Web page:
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In this webinar we discuss teacher-research (TR), providing practical examples from our experiences of guiding teachers in different settings. We show how TR moves from identification of an important issue to formulation of research questions, to clarification of relevant research methods and reflection on the information gained.

Philida Schellekens presents findings from the Cambridge ESOL sponsored research she carried out into first and second language acquisition with a specific focus on reading. Spring 2011.

Edited by Hamish McIlwraith

This collection of research papers is an outcome of two Regional Hornby Schools hosted by the British Council in Abuja, Nigeria in 2014 and 2015. They cover a range of topics concerning English as a Medium of Instruction (EMI) in relation to national language-in-education policies in a number of countries in Sub-Saharan Africa including Ethiopia, Rwanda and Nigeria.

Compiled by Euromonitor International for the British Council

This fascinating study focuses on five countries: Cameroon, Nigeria, Rwanda, Bangladesh and Pakistan. What advantages can the English language bring to individuals and societies?

A custom report compiled by Euromonitor International for the British Council

The British Council commissioned Euromonitor International to best map quantitative evidence of English language against the importance it imparts to individuals and countries. The countries researched are Algeria, Morocco, Tunisia, Lebanon, Egypt, Jordan, Iraq and Yemen.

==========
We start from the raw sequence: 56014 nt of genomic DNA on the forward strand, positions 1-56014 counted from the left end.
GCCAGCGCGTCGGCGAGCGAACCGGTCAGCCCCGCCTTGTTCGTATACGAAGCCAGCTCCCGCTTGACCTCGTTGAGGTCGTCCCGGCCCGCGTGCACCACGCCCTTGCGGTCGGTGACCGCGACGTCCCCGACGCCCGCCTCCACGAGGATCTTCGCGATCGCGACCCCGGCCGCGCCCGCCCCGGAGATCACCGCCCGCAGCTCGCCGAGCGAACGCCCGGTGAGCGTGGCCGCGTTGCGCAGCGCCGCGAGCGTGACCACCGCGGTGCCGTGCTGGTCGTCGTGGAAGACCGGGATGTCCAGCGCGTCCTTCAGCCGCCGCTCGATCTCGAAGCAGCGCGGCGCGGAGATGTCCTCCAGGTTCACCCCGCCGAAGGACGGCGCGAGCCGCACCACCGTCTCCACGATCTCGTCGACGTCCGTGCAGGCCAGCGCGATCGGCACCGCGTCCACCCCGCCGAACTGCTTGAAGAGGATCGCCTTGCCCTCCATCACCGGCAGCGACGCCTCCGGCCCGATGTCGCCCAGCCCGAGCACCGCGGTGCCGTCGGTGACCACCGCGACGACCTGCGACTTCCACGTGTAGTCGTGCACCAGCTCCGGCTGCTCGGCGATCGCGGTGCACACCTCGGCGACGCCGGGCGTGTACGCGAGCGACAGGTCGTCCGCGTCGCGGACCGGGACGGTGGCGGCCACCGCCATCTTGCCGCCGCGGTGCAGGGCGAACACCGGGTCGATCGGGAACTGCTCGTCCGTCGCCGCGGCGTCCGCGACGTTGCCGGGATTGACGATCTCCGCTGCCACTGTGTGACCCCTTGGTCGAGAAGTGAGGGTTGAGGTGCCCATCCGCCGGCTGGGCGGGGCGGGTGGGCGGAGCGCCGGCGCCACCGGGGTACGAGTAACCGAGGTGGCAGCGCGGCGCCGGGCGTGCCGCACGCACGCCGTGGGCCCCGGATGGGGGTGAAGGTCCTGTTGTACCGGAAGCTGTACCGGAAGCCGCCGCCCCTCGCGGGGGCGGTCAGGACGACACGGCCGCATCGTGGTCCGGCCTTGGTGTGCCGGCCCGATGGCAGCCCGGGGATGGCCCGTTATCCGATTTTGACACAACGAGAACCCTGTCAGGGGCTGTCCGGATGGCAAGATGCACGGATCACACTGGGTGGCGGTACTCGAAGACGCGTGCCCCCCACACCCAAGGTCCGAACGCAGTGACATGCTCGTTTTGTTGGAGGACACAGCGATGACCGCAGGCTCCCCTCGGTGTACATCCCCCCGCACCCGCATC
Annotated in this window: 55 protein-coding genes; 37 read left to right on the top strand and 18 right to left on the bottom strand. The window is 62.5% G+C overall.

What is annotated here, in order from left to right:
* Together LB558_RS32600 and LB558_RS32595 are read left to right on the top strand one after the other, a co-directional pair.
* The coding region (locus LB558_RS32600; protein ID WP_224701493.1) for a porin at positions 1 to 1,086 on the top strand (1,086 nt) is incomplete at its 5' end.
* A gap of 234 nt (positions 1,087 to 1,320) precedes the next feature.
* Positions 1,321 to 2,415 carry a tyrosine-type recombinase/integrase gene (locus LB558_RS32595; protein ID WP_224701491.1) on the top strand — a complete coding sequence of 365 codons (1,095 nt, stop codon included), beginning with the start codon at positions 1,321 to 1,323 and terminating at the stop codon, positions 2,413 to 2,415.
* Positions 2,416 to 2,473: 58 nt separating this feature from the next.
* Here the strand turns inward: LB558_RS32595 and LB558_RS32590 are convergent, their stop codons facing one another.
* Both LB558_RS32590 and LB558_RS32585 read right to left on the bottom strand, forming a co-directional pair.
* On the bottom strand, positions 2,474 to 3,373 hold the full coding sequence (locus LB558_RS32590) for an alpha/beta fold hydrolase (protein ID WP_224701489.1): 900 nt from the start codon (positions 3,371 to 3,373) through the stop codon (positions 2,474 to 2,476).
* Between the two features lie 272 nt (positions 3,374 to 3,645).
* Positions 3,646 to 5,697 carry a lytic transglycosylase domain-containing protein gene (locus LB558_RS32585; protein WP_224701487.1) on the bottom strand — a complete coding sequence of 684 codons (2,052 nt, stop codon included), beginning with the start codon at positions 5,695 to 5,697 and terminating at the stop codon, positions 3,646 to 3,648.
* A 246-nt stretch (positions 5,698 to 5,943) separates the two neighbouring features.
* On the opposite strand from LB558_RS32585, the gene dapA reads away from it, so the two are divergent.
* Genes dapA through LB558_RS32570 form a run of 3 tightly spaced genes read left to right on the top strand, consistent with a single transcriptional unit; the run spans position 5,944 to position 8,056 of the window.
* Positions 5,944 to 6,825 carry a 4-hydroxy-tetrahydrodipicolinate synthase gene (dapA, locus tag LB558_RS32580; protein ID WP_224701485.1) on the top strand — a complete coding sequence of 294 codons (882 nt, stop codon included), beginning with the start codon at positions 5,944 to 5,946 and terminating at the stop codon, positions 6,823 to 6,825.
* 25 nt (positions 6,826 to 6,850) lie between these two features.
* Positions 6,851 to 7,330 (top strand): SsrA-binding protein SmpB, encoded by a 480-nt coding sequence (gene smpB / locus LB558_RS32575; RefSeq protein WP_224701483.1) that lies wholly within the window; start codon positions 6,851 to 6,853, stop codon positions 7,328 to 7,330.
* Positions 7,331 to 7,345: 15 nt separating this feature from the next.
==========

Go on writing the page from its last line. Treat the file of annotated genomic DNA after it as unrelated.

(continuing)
In this fascinating and very readable paper on English and development, Hywel Coleman looks at questions such as the role of English in employability, in international mobility, in accessing information, and English as an impartial language.

Hywel Coleman

This publication examines the language situations in eight West African nations – Benin, Burkina Faso, Côte d’Ivoire, Guinea, Mali, Mauritania, Senegal and Togo. It describes the roles that English plays, ways in which English is taught, who teaches it, and how learners and their teachers perceive the language.

This book is about the English language in the 21st century: about who will speak it and for what purposes. It is a practical briefing document, written for educationists, politicians, managers - any decision maker or planning team with a professional interest in the development of English worldwide.

Edited by Ben Gray & Mark Krzanowski

An edited collection of the papers presented at the ELT Conference with the same title in Khartoum, Sudan, March 2010. The conference highlighted the fact that demand from both the public and private sectors for graduates with good English skills is now at an unprecedented level and that the current provision of ELT at university level is in urgent need of reform. The papers focused on the key issues regarding ELT – namely curriculum reform, teacher training, language testing, using new technologies and engaging the private sector.

Michael Carrier talks about the work of TIRF (The International Research Foundation for English Language Education). June 2012, London.

This collection of 20 essays is the first of a number of initiatives under the British Council Language Rich Europe project, a two and a half year initiative to explore language policy and practice, facilitate knowledge sharing, and promote multilingualism across Europe in partnership with the European Commission, EUNIC (European National Institutes of Culture) and around 30 further partner institutions. 

Kathryn Board and Teresa Tinsley present the Language Trends Survey, which is the only school-focussed, subject-specific research exercise of its kind. November 2013, London.